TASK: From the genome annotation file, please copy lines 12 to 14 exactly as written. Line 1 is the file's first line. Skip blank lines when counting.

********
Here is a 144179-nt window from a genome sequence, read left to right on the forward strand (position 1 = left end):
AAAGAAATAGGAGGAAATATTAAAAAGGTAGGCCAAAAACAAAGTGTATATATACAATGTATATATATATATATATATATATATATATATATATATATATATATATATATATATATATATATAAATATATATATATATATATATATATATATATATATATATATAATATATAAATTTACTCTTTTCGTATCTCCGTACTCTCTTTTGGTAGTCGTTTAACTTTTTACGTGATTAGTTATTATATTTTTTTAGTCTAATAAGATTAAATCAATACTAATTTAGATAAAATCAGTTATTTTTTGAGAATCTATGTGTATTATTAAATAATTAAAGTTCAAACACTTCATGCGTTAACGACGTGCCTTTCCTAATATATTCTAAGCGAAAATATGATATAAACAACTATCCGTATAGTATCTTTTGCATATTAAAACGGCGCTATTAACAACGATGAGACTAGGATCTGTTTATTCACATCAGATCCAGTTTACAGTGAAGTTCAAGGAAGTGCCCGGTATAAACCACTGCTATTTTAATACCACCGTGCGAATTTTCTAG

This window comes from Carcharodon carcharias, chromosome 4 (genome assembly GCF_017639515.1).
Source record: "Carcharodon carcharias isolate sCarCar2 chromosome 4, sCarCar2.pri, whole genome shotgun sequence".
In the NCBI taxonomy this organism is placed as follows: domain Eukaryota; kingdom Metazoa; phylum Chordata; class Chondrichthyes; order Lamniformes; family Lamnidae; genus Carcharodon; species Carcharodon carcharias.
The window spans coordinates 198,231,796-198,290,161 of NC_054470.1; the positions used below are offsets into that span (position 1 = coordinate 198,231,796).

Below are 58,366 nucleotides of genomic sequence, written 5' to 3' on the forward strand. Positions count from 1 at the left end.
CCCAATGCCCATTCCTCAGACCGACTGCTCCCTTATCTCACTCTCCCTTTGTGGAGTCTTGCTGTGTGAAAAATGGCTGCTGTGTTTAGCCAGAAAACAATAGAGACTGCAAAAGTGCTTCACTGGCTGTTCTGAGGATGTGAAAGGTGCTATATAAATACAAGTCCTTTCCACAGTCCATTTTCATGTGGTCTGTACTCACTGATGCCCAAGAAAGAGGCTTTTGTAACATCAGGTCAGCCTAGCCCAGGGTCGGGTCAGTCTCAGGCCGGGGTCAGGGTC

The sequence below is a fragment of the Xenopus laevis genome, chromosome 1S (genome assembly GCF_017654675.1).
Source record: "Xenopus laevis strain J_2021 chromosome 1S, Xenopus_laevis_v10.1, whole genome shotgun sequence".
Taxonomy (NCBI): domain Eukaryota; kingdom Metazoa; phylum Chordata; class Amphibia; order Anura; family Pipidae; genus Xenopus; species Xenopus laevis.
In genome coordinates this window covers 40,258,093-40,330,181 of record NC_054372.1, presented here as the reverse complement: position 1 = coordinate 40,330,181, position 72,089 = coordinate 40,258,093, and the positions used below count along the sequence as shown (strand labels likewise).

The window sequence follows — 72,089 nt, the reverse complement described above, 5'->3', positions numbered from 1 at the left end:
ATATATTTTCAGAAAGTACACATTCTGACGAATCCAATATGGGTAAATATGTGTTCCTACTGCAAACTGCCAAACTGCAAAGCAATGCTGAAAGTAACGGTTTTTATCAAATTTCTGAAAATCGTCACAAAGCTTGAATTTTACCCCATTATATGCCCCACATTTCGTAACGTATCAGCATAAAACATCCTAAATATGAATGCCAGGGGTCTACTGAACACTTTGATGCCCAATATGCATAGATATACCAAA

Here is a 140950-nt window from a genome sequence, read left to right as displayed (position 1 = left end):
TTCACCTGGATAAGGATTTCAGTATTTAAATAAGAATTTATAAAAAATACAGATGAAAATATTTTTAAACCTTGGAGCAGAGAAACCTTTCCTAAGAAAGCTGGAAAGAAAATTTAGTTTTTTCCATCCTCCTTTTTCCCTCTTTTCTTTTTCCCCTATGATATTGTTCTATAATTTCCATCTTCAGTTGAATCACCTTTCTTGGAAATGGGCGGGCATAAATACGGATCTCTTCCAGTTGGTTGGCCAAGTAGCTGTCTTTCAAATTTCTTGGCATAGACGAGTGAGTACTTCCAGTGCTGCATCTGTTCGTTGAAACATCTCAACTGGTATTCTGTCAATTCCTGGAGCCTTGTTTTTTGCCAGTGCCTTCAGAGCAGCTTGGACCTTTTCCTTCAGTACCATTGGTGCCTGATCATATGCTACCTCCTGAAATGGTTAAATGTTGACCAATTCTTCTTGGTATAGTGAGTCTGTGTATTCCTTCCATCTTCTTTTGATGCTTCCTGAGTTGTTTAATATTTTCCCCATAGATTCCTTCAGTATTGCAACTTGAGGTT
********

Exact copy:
In genome coordinates this window covers 40,258,093-40,330,181 of record NC_054372.1, presented here as the reverse complement: position 1 = coordinate 40,330,181, position 72,089 = coordinate 40,258,093, and the positions used below count along the sequence as shown (strand labels likewise).

The window sequence follows — 72,089 nt, the reverse complement described above, 5'->3', positions numbered from 1 at the left end:
ATATATTTTCAGAAAGTACACATTCTGACGAATCCAATATGGGTAAATATGTGTTCCTACTGCAAACTGCCAAACTGCAAAGCAATGCTGAAAGTAACGGTTTTTATCAAATTTCTGAAAATCGTCACAAAGCTTGAATTTTACCCCATTATATGCCCCACATTTCGTAACGTATCAGCATAAAACATCCTAAATATGAATGCCAGGGGTCTACTGAACACTTTGATGCCCAATATGCATAGATATACCAAA